Researchers sought to identify predictors of patients with anti-neutrophil cytoplasmic antibody (ANCA) associated vasculitis (AAV) who took rituximab for maintenance had a better sustained remission rate through 60 months than those taking azathioprine, according to the latest results from the maintenance of remission using rituximab in systemic ANCA-associated vasculitis (MAINRITSAN) trial, a prospective, randomized trial by the French Vasculitis Study Group.1
Rituximab proved superior to azathioprine for remission maintenance through 28 weeks, according to earlier findings from the trial, and rituximab’s relapse rate remained better through week 60.
“Rituximab had a superior post-treatment efficacy than azathioprine at maintaining remissions of ANCA-associated vasculitides over 60 months,” says Benjamin Terrier, MD, PhD, the lead author and consultant of internal medicine at Paris Descartes University, Paris, France. “Rituximab had superior benefit and no safety differences with azathioprine.”
Anisha Dua, MD, MPH, director of the Vasculitis Center at the University of Chicago, did not participate in the study, but she says the results affirm rituximab should play a significant role in maintenance.
“These findings support the efficacy of rituximab 500 mg infusions every six months as superior to azathioprine at 60-month follow-up in new and relapsing patients with GPA and MPA,” she says, referring to granulomatosis with polyangiitis and microscopic polyangiitis, respectively. “The side effect profile was comparable, but the rate of relapse was lower in the rituximab treated group. In practice, the implications are that we should really consider using rituximab therapy for maintenance in our patients with GPA and MPA.”
The experts note that an increased number of patients taking rituximab suffered major relapses after the 28-week mark—more than in the azathioprine group—which they say underscores the need to fine-tune maintenance strategies for the disease, including trying to identify patients for whom longer treatment durations may prove beneficial.
Nearly the same number of patients suffered severe infections in each group.
The Study Details
In the trial, researchers enrolled 115 patients with newly diagnosed or relapsed granulomatosis with polyangiitis, microscopic polyangiitis or renal-limited ANCA-associated vasculitis. They were all in complete remission after being treated with glucocorticoids and cyclophosphamide.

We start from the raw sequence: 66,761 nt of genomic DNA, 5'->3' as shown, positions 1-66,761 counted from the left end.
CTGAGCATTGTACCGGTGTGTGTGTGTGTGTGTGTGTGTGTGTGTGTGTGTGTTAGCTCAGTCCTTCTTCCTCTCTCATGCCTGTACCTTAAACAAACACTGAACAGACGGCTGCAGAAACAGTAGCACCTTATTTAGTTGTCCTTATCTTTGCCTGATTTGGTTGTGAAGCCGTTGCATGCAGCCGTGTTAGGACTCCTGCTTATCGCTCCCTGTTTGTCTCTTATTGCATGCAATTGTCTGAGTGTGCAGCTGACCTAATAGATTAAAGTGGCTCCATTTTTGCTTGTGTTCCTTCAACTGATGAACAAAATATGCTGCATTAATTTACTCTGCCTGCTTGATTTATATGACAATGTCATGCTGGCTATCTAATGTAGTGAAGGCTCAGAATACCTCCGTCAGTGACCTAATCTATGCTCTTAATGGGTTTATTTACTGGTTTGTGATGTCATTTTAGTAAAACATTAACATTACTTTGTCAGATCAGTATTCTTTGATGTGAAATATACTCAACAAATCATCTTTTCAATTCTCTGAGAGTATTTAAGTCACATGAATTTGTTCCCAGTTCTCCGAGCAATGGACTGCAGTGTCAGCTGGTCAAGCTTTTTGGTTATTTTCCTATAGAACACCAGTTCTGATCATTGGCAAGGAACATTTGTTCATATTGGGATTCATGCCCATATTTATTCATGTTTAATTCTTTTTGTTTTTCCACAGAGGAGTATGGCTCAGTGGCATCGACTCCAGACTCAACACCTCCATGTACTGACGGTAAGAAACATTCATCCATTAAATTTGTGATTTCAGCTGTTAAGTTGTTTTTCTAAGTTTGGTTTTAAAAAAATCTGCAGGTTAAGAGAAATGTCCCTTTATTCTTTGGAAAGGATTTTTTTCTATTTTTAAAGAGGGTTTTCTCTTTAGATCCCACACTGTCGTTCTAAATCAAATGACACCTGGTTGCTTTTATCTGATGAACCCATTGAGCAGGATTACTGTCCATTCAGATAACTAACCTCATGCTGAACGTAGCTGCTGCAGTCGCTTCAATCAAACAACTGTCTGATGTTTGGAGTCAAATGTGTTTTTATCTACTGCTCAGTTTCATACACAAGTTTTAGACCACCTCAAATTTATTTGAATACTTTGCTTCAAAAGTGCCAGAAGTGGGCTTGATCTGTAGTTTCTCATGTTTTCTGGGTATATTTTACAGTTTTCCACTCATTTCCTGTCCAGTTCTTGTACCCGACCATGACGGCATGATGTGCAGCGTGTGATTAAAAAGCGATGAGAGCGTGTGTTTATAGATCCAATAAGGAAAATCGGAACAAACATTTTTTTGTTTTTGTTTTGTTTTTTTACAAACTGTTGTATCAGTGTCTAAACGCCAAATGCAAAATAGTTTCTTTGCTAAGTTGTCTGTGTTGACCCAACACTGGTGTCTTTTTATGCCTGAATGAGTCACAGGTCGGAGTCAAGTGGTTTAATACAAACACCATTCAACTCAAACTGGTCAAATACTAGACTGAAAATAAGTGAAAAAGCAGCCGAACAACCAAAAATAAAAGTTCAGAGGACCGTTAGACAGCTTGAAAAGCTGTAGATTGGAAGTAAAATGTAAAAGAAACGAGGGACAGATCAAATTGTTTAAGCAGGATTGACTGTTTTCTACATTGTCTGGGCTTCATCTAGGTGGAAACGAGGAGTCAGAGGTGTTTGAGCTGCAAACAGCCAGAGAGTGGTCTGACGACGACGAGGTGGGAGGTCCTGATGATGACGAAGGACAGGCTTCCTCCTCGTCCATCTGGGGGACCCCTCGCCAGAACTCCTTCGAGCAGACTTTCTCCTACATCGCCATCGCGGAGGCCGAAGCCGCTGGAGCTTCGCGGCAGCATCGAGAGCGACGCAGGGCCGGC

Patients were randomized to either receive rituximab, with two early doses of 500 mg and then doses at Months 6, 12 and 18, or azathioprine, with 2 mg/kg per day for 12 months, then 1.5 mg/kg per day for six months, then 1 mg/kg per day for four months. Decisions on prednisone dose tapering and stopping prednisone after 18 months were left to the investigators at each center. Prophylaxis with co-trimoxazole was recommended for patients with fewer than 250 CD4-positive T cells per mm3.
Investigators reported earlier that at 28 months, 17 patients in the azathioprine group suffered a major relapse; that is, a reappearance or worsening of the disease with one major organ involved or some life-threatening manifestation. That compared to just three major relapses in the rituximab group. Nine patients in the azathioprine group suffered a minor relapse.
Between months 28 and 60, 11 patients suffered a major relapse in the azathioprine group among those who’d been major relapse free, while 13 in the rituximab group suffered a major relapse. Three and seven patients suffered minor relapses, respectively.
At 60 months, the major relapse-free survival rate was 49.4% in the azathioprine group and 71.9% in the rituximab group (P=0.003). The completely relapse-free rate was 37.2% and 57.9% (P=0.012), respectively.
Nearly the same number of patients suffered severe infections in each group—16 for azathioprine and 15 for rituximab—but there were more instances of severe infection in the rituximab group (31) compared with the azathioprine group (20). Most of the infections were respiratory, and those were also more frequently seen in the rituximab group, including 10 cases of bronchitis compared to just one in the azathioprine group.
Three patients developed Pneumocystis jiroveci pneumonias, with none of the patients on prophylaxis at the time of infection—one because it had been discontinued, one due to allergy and poor compliance with a substitute, and another due to allergy. Experts say this highlights the need for clinicians to emphasize prophylaxis to their patients.
An analysis showed those on rituximab went 12.6 more months without a relapse or toxicity than those taking azathioprine (P<0.001).
Dr. Terrier says that despite rituximab’s superiority over five years, the increased number of relapses in the group shows the need to continue to improve maintenance treatment.
“Rituximab could delay rather than abrogate relapses,” he says.